class Node { constructor(value) { this.val = value; this.leftChild = null; this.rightChild = null; } } class BinarySearchTree { constructor(rootValue) { this.root = new Node(rootValue); } insert(currentNode, newValue) { if (currentNode === null) { currentNode = new Node(newValue); } else if (newValue < currentNode.val) { currentNode.leftChild = this.insert(currentNode.leftChild, newValue); } else { currentNode.rightChild = this.insert(currentNode.rightChild, newValue); } return currentNode; } insertBST(newValue) { if(this.root==null){ this.root=new Node(newValue); return; } this.insert(this.root, newValue); } preOrderPrint(currentNode) { if (currentNode!==null) { console.log(currentNode.val); this.preOrderPrint(currentNode.leftChild); this.preOrderPrint(currentNode.rightChild); } } } var BST = new BinarySearchTree(6); console.log("The root val for BST : ", BST.root.val) BST.insertBST(4); BST.insertBST(9); BST.insertBST(5); BST.insertBST(2); BST.insertBST(8); BST.insertBST(12); BST.insertBST(10); BST.insertBST(14); BST.preOrderPrint(BST.root);

**The algorithm for pre-order traversal, starting from the root node, is as follows:**

- Visit the
`currentNode`

and display the data - Traverse the left subtree of
`currentNode`

recursively - Traverse the right subtree of
`currentNode`

recursively

Now let’s review the code for pre-order traversal.

We create a new object of the `BinarySearchTree`

class and insert values into it. We then pass the root node to the `preOrderPrint()`

function.

This function prints the value of the node, then it is recursively invoked for the left child. When the nodes in the left sub-tree have been visited, it is recursively invoked for the right child and its sub-trees.

When the recursive calls reach the null nodes, they will return from the function without doing anything.

The last strategy for traversing a tree is the Post-Order traversal. Here, we traverse the left sub-tree, then the right subtree before we visit the root node. It takes a **“left-right-root”** order.

postOrderPrint(currentNode) { //if the currentNode IS NOT EQUAL to null if (currentNode!==null) { //make recursive call to the left subtree this.postOrderPrint(currentNode.leftChild); //make recursive call to the right subtree this.postOrderPrint(currentNode.rightChild); //print its value console.log(currentNode.val); } }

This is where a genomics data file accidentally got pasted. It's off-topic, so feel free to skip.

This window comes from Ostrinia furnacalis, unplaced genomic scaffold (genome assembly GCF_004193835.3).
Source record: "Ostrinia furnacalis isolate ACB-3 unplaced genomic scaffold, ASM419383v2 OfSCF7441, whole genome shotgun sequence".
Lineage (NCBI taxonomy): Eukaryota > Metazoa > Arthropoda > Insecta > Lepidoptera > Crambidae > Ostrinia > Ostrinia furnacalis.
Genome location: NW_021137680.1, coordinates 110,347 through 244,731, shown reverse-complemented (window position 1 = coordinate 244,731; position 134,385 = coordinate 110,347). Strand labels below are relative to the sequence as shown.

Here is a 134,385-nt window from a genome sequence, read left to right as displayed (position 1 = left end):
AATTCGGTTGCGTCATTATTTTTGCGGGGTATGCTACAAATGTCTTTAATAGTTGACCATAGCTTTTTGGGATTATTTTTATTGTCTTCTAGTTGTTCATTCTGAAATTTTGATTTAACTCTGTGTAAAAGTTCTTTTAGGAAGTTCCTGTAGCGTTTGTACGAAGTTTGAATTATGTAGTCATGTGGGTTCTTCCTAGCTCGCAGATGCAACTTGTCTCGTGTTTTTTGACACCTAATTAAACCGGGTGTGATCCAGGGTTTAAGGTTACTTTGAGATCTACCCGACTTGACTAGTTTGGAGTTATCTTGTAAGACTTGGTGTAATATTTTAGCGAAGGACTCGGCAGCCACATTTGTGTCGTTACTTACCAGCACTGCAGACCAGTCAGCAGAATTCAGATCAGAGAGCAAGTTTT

class Node { constructor(value) { this.val = value; this.leftChild = null; this.rightChild = null; } } class BinarySearchTree { constructor(rootValue) { this.root = new Node(rootValue); } insert(currentNode, newValue) { if (currentNode === null) { currentNode = new Node(newValue); } else if (newValue < currentNode.val) { currentNode.leftChild = this.insert(currentNode.leftChild, newValue); } else { currentNode.rightChild = this.insert(currentNode.rightChild, newValue); } return currentNode; } insertBST(newValue) { if(this.root==null){ this.root=new Node(newValue); return; } this.insert(this.root, newValue); } preOrderPrint(currentNode) { if (currentNode !== null) { console.log(currentNode.val); this.preOrderPrint(currentNode.leftChild); this.preOrderPrint(currentNode.rightChild); } } inOrderPrint(currentNode) { if (currentNode !== null) { this.inOrderPrint(currentNode.leftChild); console.log(currentNode.val); this.inOrderPrint(currentNode.rightChild); } } postOrderPrint(currentNode) { if (currentNode !== null) { this.postOrderPrint(currentNode.leftChild); this.postOrderPrint(currentNode.rightChild); console.log(currentNode.val); } } } var BST = new BinarySearchTree(6); console.log("The root val for BST : ", BST.root.val) BST.insertBST(4); BST.insertBST(9); BST.insertBST(5); BST.insertBST(2); BST.insertBST(8); BST.insertBST(12); BST.postOrderPrint(BST.root);